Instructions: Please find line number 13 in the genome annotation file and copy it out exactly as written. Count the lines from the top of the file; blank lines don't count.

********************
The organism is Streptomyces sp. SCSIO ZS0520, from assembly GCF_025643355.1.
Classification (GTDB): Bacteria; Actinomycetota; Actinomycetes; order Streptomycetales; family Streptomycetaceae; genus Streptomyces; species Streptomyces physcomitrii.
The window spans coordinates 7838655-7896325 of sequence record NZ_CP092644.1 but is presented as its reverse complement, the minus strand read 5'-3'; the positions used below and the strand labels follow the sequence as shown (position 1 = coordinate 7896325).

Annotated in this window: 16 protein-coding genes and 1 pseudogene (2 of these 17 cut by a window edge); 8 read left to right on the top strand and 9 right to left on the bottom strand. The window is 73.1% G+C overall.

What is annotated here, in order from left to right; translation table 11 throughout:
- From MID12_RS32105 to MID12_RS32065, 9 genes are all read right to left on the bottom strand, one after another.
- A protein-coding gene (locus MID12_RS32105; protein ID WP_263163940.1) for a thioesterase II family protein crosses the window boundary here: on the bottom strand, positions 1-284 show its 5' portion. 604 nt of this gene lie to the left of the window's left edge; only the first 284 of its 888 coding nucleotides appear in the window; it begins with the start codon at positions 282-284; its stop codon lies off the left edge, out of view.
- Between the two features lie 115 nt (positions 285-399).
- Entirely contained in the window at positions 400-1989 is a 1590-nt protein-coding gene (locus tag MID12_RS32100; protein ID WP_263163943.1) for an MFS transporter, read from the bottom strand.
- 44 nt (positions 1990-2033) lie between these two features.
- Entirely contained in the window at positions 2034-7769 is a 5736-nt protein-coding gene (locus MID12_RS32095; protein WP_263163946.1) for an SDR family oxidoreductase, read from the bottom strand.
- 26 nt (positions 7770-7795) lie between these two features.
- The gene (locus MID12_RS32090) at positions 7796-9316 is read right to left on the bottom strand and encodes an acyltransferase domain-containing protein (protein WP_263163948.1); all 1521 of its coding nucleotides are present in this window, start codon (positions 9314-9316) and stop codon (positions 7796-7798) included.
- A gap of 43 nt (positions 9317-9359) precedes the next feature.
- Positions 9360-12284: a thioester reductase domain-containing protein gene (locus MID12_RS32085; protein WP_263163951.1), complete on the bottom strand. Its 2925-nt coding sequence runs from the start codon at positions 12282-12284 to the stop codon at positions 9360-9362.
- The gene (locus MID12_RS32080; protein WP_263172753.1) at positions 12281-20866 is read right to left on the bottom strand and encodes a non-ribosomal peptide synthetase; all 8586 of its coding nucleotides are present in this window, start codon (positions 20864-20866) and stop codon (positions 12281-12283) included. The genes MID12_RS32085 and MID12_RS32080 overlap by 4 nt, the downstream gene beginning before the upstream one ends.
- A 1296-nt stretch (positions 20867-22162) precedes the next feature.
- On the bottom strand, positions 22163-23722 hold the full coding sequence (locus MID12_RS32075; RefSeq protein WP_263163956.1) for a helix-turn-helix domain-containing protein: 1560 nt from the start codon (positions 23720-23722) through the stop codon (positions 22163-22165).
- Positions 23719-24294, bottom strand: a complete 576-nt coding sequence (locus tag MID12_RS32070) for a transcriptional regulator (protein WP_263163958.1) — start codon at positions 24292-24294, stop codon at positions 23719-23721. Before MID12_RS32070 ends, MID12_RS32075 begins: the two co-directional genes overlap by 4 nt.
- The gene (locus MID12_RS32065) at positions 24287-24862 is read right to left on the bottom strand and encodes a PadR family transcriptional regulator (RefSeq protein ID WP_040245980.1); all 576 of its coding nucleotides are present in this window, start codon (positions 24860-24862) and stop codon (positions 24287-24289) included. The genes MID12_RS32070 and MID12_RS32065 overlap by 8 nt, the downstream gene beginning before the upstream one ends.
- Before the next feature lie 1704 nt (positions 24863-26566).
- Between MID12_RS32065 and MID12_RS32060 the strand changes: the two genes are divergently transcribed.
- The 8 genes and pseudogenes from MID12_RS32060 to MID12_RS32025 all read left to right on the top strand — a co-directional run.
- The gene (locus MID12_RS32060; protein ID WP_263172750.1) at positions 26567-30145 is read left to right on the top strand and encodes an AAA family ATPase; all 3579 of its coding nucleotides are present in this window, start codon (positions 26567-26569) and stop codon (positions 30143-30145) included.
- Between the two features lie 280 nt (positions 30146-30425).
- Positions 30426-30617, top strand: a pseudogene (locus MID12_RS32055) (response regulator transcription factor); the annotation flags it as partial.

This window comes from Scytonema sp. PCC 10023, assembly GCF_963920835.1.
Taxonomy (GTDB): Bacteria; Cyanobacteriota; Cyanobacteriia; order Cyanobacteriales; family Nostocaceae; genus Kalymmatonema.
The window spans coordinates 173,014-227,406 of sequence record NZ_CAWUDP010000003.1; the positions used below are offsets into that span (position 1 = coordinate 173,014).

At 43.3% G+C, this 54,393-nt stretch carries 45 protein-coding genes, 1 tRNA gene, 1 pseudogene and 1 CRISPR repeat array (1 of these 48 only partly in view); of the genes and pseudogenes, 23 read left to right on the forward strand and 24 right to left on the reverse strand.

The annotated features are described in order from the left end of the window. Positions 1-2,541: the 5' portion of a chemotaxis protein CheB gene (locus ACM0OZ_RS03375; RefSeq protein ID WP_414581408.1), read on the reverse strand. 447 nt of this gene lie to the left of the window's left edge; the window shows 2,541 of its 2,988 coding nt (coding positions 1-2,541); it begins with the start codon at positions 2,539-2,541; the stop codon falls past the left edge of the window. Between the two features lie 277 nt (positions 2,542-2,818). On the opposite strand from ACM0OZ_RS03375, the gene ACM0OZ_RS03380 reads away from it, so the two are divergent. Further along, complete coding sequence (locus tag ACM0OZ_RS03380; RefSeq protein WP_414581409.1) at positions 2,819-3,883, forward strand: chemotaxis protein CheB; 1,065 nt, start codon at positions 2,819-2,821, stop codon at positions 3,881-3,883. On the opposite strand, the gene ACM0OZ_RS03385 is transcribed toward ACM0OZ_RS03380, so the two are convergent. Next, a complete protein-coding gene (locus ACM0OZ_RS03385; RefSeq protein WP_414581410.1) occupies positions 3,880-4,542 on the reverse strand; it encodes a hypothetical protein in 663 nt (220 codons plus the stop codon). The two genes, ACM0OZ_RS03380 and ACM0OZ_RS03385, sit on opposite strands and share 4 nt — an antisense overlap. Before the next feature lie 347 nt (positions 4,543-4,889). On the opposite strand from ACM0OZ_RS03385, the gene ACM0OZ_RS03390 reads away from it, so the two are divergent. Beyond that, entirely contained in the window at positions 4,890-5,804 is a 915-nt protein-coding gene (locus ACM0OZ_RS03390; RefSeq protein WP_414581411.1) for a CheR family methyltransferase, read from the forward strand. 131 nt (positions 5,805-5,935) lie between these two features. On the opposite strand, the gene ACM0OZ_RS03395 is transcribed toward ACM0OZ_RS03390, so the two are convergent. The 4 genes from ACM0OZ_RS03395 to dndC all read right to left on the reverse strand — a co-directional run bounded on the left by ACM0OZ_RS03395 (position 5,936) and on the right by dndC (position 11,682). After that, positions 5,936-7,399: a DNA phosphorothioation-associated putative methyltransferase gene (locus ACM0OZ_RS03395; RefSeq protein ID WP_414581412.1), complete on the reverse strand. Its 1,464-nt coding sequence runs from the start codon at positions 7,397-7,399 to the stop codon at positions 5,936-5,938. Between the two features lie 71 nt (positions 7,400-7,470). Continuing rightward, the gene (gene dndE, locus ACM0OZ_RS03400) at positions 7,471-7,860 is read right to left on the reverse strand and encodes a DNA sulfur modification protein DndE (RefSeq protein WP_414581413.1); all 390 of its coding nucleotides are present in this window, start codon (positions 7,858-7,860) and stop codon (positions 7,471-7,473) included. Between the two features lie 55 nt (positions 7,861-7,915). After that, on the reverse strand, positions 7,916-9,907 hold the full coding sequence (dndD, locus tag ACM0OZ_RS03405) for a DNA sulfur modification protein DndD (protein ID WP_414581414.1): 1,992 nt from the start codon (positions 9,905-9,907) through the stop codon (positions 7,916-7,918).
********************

- The gene (locus MID12_RS32090) at positions 7796-9316 is read right to left on the bottom strand and encodes an acyltransferase domain-containing protein (protein WP_263163948.1); all 1521 of its coding nucleotides are present in this window, start codon (positions 9314-9316) and stop codon (positions 7796-7798) included.